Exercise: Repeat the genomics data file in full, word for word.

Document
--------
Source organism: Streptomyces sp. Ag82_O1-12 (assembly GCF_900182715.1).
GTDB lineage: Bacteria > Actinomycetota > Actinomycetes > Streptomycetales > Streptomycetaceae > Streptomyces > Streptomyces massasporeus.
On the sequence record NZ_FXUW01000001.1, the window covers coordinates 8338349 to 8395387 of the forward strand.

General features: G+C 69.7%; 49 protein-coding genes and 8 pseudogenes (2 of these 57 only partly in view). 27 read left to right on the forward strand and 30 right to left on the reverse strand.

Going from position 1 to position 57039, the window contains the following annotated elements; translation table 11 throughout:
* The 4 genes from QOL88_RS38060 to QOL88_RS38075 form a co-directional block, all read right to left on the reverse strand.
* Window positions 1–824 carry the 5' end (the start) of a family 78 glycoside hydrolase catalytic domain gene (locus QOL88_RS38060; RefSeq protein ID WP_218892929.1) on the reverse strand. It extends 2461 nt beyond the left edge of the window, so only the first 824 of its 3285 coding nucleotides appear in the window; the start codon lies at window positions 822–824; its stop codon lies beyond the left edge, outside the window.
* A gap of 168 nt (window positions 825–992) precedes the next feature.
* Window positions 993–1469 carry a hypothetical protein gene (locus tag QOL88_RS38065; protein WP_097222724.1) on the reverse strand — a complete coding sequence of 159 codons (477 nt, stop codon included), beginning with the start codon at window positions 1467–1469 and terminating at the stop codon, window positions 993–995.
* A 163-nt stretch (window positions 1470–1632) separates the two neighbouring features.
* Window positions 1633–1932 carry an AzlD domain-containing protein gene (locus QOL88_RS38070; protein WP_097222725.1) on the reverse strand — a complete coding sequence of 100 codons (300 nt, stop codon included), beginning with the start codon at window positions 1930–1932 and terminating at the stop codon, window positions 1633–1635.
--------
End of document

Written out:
Source organism: Streptomyces sp. Ag82_O1-12 (assembly GCF_900182715.1).
GTDB lineage: Bacteria > Actinomycetota > Actinomycetes > Streptomycetales > Streptomycetaceae > Streptomyces > Streptomyces massasporeus.
On the sequence record NZ_FXUW01000001.1, the window covers coordinates 8338349 to 8395387 of the forward strand.

General features: G+C 69.7%; 49 protein-coding genes and 8 pseudogenes (2 of these 57 only partly in view). 27 read left to right on the forward strand and 30 right to left on the reverse strand.

Going from position 1 to position 57039, the window contains the following annotated elements; translation table 11 throughout:
* The 4 genes from QOL88_RS38060 to QOL88_RS38075 form a co-directional block, all read right to left on the reverse strand.
* Window positions 1–824 carry the 5' end (the start) of a family 78 glycoside hydrolase catalytic domain gene (locus QOL88_RS38060; RefSeq protein ID WP_218892929.1) on the reverse strand. It extends 2461 nt beyond the left edge of the window, so only the first 824 of its 3285 coding nucleotides appear in the window; the start codon lies at window positions 822–824; its stop codon lies beyond the left edge, outside the window.
* A gap of 168 nt (window positions 825–992) precedes the next feature.
* Window positions 993–1469 carry a hypothetical protein gene (locus tag QOL88_RS38065; protein WP_097222724.1) on the reverse strand — a complete coding sequence of 159 codons (477 nt, stop codon included), beginning with the start codon at window positions 1467–1469 and terminating at the stop codon, window positions 993–995.
* A 163-nt stretch (window positions 1470–1632) separates the two neighbouring features.
* Window positions 1633–1932 carry an AzlD domain-containing protein gene (locus QOL88_RS38070; protein WP_097222725.1) on the reverse strand — a complete coding sequence of 100 codons (300 nt, stop codon included), beginning with the start codon at window positions 1930–1932 and terminating at the stop codon, window positions 1633–1635.